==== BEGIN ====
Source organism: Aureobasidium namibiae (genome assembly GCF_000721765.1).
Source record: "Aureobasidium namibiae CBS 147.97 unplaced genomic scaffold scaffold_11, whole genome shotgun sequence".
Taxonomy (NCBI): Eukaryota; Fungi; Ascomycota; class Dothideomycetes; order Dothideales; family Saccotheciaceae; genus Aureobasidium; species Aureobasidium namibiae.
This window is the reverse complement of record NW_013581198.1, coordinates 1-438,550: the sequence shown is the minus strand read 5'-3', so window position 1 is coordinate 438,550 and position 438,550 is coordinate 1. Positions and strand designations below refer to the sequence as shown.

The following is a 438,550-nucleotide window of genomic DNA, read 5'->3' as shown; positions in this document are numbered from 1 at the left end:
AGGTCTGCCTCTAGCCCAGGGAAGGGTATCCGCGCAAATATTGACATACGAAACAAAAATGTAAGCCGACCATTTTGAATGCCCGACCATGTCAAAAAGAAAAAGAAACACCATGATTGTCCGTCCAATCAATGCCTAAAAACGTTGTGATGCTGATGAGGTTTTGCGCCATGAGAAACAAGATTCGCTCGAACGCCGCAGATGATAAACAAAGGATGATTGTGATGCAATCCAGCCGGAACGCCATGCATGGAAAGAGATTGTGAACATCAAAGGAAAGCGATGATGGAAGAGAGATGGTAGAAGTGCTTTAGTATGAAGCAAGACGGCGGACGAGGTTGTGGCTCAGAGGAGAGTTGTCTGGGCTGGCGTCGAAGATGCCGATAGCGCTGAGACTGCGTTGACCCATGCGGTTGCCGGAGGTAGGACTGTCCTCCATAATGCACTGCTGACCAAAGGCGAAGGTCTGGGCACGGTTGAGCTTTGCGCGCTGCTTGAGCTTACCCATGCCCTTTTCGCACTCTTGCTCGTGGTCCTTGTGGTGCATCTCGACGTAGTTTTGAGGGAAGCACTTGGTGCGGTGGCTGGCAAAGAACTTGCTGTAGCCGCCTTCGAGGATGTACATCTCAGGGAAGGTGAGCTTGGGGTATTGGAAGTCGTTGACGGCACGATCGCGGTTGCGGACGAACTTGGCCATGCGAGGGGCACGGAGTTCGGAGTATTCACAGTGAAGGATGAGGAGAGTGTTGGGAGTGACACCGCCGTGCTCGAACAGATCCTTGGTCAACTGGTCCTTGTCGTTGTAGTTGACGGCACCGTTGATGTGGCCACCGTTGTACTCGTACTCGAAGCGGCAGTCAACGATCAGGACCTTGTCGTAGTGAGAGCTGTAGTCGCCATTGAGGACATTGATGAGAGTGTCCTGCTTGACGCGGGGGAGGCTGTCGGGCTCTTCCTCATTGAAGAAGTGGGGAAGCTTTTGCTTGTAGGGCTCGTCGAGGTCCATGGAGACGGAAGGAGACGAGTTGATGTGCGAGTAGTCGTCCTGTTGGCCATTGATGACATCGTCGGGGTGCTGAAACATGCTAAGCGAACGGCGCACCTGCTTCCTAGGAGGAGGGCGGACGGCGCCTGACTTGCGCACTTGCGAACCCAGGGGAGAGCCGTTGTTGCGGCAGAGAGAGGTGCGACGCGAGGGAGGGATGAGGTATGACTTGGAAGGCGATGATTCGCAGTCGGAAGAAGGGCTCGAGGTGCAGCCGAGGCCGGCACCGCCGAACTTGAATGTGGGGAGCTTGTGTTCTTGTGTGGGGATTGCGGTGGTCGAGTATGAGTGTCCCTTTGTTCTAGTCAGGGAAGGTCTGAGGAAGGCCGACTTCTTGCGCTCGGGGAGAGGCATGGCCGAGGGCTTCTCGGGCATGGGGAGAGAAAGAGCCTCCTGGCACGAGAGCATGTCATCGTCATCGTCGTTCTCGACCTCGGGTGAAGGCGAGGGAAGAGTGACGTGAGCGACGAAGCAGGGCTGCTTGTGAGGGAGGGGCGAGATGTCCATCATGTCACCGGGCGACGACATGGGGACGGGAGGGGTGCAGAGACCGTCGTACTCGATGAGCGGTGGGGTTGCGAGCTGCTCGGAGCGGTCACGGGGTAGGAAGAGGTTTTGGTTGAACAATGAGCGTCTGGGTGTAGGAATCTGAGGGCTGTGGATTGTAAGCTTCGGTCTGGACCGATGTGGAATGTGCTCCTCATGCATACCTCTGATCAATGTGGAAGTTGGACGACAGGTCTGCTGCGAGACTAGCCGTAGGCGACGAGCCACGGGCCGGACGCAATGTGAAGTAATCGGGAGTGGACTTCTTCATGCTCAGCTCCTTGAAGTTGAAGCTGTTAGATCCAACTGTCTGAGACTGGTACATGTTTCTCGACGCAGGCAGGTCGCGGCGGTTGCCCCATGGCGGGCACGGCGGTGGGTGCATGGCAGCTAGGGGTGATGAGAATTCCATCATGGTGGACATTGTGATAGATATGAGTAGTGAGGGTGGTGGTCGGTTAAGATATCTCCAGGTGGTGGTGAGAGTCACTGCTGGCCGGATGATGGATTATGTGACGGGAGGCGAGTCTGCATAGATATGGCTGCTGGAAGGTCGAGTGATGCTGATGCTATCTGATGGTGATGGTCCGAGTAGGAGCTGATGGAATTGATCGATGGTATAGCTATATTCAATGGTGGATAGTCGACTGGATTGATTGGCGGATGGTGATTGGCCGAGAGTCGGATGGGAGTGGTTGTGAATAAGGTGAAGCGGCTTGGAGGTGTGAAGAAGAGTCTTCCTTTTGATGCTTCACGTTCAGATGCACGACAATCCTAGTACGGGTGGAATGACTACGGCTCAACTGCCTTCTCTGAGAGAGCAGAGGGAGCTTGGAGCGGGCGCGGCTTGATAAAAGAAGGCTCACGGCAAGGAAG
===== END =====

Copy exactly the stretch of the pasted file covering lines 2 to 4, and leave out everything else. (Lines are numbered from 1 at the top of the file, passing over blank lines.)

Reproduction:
Source record: "Aureobasidium namibiae CBS 147.97 unplaced genomic scaffold scaffold_11, whole genome shotgun sequence".
Taxonomy (NCBI): Eukaryota; Fungi; Ascomycota; class Dothideomycetes; order Dothideales; family Saccotheciaceae; genus Aureobasidium; species Aureobasidium namibiae.
This window is the reverse complement of record NW_013581198.1, coordinates 1-438,550: the sequence shown is the minus strand read 5'-3', so window position 1 is coordinate 438,550 and position 438,550 is coordinate 1. Positions and strand designations below refer to the sequence as shown.